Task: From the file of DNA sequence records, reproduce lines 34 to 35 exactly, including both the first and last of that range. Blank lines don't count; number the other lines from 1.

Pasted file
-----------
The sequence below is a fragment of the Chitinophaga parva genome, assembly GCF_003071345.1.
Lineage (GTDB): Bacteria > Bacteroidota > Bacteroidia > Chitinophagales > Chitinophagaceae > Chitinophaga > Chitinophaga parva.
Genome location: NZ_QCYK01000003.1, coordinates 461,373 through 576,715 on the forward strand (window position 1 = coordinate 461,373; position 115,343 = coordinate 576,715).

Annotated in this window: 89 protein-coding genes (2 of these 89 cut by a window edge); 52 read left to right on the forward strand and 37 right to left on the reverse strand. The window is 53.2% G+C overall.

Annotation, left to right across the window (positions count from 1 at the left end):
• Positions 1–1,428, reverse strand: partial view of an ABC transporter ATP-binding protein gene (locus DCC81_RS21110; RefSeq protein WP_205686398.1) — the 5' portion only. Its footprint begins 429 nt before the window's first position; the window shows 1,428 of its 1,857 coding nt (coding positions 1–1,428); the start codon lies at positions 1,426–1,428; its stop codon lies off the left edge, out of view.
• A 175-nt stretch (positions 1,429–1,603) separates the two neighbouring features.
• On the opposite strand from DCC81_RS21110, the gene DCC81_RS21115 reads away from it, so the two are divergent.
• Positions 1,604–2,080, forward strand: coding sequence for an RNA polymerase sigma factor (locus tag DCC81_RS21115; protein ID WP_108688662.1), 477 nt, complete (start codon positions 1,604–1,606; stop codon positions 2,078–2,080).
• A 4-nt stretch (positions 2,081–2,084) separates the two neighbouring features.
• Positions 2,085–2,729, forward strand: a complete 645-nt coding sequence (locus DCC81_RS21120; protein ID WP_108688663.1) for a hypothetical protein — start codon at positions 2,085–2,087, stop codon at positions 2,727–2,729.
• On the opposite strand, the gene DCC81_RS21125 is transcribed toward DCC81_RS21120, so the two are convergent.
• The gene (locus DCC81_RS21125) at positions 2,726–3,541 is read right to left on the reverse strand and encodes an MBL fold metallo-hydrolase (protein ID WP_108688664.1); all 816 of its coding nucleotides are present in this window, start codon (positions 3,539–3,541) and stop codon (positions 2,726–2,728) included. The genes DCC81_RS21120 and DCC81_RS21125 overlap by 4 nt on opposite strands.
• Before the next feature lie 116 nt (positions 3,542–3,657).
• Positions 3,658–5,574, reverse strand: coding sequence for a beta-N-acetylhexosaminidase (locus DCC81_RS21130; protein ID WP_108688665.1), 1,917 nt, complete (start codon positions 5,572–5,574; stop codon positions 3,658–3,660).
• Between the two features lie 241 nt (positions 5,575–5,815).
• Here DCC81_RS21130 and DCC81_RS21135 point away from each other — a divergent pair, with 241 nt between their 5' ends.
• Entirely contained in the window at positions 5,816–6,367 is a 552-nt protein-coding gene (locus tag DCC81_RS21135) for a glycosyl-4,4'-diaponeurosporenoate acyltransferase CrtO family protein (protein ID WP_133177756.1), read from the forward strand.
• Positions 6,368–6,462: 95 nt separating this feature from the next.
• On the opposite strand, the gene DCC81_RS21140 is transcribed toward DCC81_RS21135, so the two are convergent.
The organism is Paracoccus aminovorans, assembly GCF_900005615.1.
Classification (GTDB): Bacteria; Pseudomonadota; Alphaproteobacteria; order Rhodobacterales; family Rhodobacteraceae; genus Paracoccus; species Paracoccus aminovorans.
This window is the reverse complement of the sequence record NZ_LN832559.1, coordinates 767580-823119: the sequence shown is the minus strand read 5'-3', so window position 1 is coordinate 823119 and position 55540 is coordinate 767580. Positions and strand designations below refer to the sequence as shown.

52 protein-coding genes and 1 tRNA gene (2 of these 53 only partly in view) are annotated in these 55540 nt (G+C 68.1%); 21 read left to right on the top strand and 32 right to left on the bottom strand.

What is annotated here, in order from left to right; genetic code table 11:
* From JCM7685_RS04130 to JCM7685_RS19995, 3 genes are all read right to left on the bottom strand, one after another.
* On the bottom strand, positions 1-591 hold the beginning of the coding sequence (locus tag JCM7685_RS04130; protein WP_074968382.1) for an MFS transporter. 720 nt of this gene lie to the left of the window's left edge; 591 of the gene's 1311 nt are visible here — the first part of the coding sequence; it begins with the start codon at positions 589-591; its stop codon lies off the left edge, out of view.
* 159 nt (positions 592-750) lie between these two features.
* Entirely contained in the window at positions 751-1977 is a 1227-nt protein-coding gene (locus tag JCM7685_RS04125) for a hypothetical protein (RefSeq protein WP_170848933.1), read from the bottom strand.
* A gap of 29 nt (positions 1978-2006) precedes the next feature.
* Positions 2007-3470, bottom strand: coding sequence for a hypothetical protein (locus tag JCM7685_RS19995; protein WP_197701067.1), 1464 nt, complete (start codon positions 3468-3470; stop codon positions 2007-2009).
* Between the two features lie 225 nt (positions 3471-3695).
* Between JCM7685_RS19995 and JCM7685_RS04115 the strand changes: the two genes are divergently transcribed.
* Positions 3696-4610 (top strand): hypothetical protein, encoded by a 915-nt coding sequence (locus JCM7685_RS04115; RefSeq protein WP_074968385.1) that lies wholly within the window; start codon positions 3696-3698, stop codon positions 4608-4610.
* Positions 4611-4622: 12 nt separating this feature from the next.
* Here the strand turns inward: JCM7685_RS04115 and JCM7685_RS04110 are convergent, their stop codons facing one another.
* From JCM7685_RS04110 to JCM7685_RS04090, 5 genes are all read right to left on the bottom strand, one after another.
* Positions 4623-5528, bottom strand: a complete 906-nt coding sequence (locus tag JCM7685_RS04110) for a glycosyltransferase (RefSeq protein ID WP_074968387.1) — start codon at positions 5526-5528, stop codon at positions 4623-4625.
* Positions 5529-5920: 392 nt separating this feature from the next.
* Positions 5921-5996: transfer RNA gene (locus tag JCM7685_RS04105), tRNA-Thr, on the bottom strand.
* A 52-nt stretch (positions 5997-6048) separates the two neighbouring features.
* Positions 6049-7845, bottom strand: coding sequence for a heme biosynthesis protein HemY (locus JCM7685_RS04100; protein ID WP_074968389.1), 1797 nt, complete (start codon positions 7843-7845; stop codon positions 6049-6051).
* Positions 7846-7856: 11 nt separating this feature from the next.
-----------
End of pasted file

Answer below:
* Positions 3696-4610 (top strand): hypothetical protein, encoded by a 915-nt coding sequence (locus JCM7685_RS04115; RefSeq protein WP_074968385.1) that lies wholly within the window; start codon positions 3696-3698, stop codon positions 4608-4610.
* Positions 4611-4622: 12 nt separating this feature from the next.